Curriculum renewal and a process of care curriculum for teaching clerkship students

John Rogers, Joyce Dains, Jane Corboy, Tai Chang

Research output: Contribution to journalArticle

6 Citations (Scopus)

Abstract

Background and Objectives: A school-wide curriculum renewal led to a new clerkship curriculum that teaches core family practice competencies by focusing on the process of care in generalist practice. The organizing framework consists of five prototypic visits and their encounter tasks: 1) new problem visit, 2) checkup visit, 3) chronic illness visit, 4) psychosocial problem visit, and 5) behavioral change visit. Methods: The seminars occur at the beginning of the rotation and use active learning techniques. Evaluation includes student perceptions of the seminars and teachers and student performance on a clinical performance examination (CPX). Results: Students rated the usefulness of the seminars and the seminar leaders' teaching behaviors favorably. The CPX checklist scores showed that students could perform most of the behaviors expected for each prototypic visit. The students listed the appropriate encounter tasks nearly half of the time when describing what tasks they tried to accomplish during the CPX cases. The students listed concrete behaviors just over 50% of the time. Conclusions: The students learned the material presented in the seminars and applied it during the CPX. Students can do most of the behaviors but do not seem to describe the tasks as abstractly as faculty. These results come from one class cohort in one medical school, so the generalizability is limited until further work; including other learners, confirms these findings.

Original languageEnglish (US)
Pages (from-to)391-397
Number of pages7
JournalFamily Medicine
Volume31
Issue number6
StatePublished - Jun 1999
Externally publishedYes

Fingerprint

Curriculum
Teaching
Students
Problem-Based Learning
Family Practice
Checklist
Medical Schools
Chronic Disease

ASJC Scopus subject areas

  • Public Health, Environmental and Occupational Health

Cite this

Rogers, J., Dains, J., Corboy, J., & Chang, T. (1999). Curriculum renewal and a process of care curriculum for teaching clerkship students. Family Medicine, 31(6), 391-397.

Curriculum renewal and a process of care curriculum for teaching clerkship students. / Rogers, John; Dains, Joyce; Corboy, Jane; Chang, Tai.

In: Family Medicine, Vol. 31, No. 6, 06.1999, p. 391-397.

Research output: Contribution to journalArticle

Rogers, J, Dains, J, Corboy, J & Chang, T 1999, 'Curriculum renewal and a process of care curriculum for teaching clerkship students', Family Medicine, vol. 31, no. 6, pp. 391-397.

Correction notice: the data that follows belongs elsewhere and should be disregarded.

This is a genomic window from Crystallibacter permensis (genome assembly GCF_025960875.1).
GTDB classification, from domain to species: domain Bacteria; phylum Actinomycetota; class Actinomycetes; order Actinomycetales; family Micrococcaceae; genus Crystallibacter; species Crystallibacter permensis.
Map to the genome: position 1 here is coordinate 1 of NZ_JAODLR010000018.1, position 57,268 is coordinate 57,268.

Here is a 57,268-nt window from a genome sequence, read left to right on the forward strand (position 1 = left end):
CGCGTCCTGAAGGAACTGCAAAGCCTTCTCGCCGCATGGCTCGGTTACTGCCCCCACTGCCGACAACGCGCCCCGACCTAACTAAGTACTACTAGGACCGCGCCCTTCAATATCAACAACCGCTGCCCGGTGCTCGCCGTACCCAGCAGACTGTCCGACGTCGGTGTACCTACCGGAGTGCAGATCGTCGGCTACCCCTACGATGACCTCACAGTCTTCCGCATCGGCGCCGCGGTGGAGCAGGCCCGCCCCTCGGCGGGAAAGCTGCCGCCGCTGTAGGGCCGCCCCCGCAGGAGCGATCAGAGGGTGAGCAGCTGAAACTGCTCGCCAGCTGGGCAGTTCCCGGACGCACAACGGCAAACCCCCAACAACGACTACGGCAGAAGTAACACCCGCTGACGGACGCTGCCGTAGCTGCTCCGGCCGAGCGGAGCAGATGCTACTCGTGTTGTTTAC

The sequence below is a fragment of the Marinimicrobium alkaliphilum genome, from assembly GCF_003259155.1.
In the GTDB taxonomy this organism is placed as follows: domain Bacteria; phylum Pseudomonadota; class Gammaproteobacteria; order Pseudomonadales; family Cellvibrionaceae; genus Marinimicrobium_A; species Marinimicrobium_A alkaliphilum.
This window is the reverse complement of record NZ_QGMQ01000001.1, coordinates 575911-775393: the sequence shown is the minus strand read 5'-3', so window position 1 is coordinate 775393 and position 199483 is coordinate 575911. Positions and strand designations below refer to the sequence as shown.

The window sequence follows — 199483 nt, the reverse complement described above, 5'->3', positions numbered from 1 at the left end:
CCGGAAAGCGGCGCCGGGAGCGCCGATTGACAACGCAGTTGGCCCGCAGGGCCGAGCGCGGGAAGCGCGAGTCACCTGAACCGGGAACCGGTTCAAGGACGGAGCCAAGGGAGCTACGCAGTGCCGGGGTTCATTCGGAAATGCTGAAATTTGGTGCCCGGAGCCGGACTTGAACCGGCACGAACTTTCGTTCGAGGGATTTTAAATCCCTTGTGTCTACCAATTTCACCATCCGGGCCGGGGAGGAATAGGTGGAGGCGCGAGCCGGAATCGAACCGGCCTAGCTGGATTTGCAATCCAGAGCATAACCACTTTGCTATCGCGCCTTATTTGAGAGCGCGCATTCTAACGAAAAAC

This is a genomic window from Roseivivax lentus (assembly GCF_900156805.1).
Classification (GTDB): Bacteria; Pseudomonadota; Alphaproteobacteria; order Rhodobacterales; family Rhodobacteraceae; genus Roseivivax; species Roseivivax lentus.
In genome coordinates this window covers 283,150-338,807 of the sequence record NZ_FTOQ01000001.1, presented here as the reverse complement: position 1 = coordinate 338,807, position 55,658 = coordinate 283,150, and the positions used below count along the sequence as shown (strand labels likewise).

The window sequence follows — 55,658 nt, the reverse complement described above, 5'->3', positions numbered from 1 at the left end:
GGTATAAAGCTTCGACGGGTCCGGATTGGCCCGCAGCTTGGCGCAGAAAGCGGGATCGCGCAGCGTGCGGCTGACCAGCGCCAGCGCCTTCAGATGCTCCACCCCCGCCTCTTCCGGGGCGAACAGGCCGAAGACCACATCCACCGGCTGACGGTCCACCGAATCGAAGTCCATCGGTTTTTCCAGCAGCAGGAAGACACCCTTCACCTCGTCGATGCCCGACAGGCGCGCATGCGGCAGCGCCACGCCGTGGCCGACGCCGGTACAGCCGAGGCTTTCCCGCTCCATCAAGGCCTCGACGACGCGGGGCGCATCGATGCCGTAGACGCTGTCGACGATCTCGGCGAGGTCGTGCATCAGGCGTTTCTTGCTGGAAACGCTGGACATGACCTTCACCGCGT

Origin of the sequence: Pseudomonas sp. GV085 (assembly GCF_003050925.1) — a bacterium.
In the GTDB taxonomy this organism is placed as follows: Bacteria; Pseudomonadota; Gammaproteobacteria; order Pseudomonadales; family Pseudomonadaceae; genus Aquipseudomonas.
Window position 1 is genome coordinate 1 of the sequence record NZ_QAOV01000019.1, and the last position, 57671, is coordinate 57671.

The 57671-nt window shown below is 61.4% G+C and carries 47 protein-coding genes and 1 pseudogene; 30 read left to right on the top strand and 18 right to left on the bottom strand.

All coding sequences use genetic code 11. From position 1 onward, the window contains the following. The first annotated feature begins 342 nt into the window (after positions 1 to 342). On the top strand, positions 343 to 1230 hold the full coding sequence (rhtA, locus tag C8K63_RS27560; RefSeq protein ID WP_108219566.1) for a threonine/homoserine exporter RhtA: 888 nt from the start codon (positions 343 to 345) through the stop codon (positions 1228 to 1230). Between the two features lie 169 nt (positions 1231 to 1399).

Rogers, John ; Dains, Joyce ; Corboy, Jane ; Chang, Tai. / Curriculum renewal and a process of care curriculum for teaching clerkship students. In: Family Medicine. 1999 ; Vol. 31, No. 6. pp. 391-397.
@article{e56832a3b5594da3a2c38ca427c2558b,
title = "Curriculum renewal and a process of care curriculum for teaching clerkship students",
abstract = "Background and Objectives: A school-wide curriculum renewal led to a new clerkship curriculum that teaches core family practice competencies by focusing on the process of care in generalist practice. The organizing framework consists of five prototypic visits and their encounter tasks: 1) new problem visit, 2) checkup visit, 3) chronic illness visit, 4) psychosocial problem visit, and 5) behavioral change visit. Methods: The seminars occur at the beginning of the rotation and use active learning techniques. Evaluation includes student perceptions of the seminars and teachers and student performance on a clinical performance examination (CPX). Results: Students rated the usefulness of the seminars and the seminar leaders' teaching behaviors favorably. The CPX checklist scores showed that students could perform most of the behaviors expected for each prototypic visit. The students listed the appropriate encounter tasks nearly half of the time when describing what tasks they tried to accomplish during the CPX cases. The students listed concrete behaviors just over 50{\%} of the time. Conclusions: The students learned the material presented in the seminars and applied it during the CPX. Students can do most of the behaviors but do not seem to describe the tasks as abstractly as faculty. These results come from one class cohort in one medical school, so the generalizability is limited until further work; including other learners, confirms these findings.",